“The tragedy of illness at present is that it delivers you helplessly into the hands of a profession which you deeply mistrust”- George Bernard Shaw
In the science departments at Geneseo you will often here the professors telling you to always be skeptic as a scientist. I thought I generally understood what they meant, that you should always question data numbers and ask “why”. Following my reading the introduction of Medical Apartheid this quote sparked an important question to me, should you be skeptic towards medical professionals and what is the difference between being skeptical and mistrusting them?
Before reading Medical Apartheid if somebody was to tell me that medical journals or medical records were biased and inaccurate I with no doubt would have challenged that. I would have argued that there is no room for bias in a medical chart and only the “facts” are presented. Now I put “facts” in quotation marks because following my reading of Medical Apartheid I now understand that these “facts” in medical records are not always facts. A large portion of the introduction of Medical Apartheid Harriet Washington discusses the mistrust that African Americans have with medicine and doctors. This mistrust is no doubt warranted but it leaves me torn. Do I want to be a doctor that encourages my patients to trust me and not be skeptical or do I want to encourage my patients to be skeptical and to challenge me as a medical professional? The first option certainly sounds more ideal but morally it goes against what I am being taught as a scientist in training at Geneseo. This leads me to the question I introduced in the beginning, is there a difference between being skeptic and mistrusting?
Personally I think that you can be skeptic while also trusting someone. So no, mistrust and skepticism are not the same thing. Someone may counteract my argument by saying that if you don’t trust someone or something then you are being skeptical. My response to that would be, that I partially agree but by being skeptical you are not necessarily not trusting someone but rather challenging their idea. An example of this would be if your doctor prescribed you a medication. Someone that mistrusts their doctor would perhaps not take the medication, but someone who is skeptical would challenge the doctor and ask “why they chose that particular medication and what is was going to heal”.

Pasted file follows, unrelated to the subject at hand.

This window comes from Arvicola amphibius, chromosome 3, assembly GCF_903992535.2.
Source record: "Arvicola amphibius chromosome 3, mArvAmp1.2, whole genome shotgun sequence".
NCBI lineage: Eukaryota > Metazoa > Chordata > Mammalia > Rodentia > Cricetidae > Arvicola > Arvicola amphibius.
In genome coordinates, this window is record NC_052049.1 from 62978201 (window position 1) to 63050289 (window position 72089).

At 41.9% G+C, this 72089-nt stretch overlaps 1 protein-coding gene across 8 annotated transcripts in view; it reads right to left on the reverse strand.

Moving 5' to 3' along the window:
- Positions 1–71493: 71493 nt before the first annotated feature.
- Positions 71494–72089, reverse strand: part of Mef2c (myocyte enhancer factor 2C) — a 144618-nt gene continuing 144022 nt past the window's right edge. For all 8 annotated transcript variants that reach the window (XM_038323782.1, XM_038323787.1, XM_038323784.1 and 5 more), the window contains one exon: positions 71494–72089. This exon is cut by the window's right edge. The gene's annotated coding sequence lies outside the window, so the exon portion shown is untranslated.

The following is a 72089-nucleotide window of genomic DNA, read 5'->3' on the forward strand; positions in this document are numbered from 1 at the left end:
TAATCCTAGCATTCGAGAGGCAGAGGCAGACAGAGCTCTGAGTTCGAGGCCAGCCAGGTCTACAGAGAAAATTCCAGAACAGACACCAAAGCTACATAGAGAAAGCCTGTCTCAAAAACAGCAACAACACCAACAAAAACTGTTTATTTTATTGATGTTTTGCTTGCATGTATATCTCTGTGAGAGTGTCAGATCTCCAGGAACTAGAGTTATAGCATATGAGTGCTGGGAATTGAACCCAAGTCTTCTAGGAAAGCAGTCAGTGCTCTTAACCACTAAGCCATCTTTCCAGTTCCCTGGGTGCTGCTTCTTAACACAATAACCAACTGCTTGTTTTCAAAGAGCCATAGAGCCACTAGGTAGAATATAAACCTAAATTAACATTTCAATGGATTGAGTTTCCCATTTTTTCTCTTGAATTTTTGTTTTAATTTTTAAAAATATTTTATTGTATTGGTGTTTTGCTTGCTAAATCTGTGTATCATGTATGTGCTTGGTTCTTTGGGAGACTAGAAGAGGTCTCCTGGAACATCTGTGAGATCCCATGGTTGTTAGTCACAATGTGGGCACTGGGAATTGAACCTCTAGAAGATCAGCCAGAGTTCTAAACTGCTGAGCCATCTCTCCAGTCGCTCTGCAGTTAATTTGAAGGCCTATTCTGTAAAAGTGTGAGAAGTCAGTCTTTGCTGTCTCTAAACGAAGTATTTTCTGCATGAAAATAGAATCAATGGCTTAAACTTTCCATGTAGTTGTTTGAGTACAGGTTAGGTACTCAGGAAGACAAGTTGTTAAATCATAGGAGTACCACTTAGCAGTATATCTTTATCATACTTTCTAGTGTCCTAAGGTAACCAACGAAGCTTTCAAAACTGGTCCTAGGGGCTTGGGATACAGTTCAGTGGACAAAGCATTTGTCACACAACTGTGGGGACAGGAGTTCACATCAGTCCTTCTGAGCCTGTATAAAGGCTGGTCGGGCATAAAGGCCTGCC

Now that I defined what I perceive the difference between being skeptical and mistrusting is, this still leaves an important question: should you be skeptical towards medical professionals? Harriet Washington discusses in the introduction about how mistrusting African Americans are towards medicine due to the history of medical research exploitation. I do believe this mistrust is grounded but, in today’s modern medicine is skepticism still necessary? I believe that skepticism is always necessary. We as humans go to our medical professional in a very vulnerable state. It can be easy to let this vulnerability get the best of you and just passively let your medical professional “heal” you. As someone that wants to become a medical professional I think it’s very important that patients not only advocate for themselves but that medical professional advocate for the patient. By having a skeptical patient it forces medical professional to explain what they are doing and why they are doing something. These two explanations are often forgotten and are what I believe lead to the mistrusting of medical professional.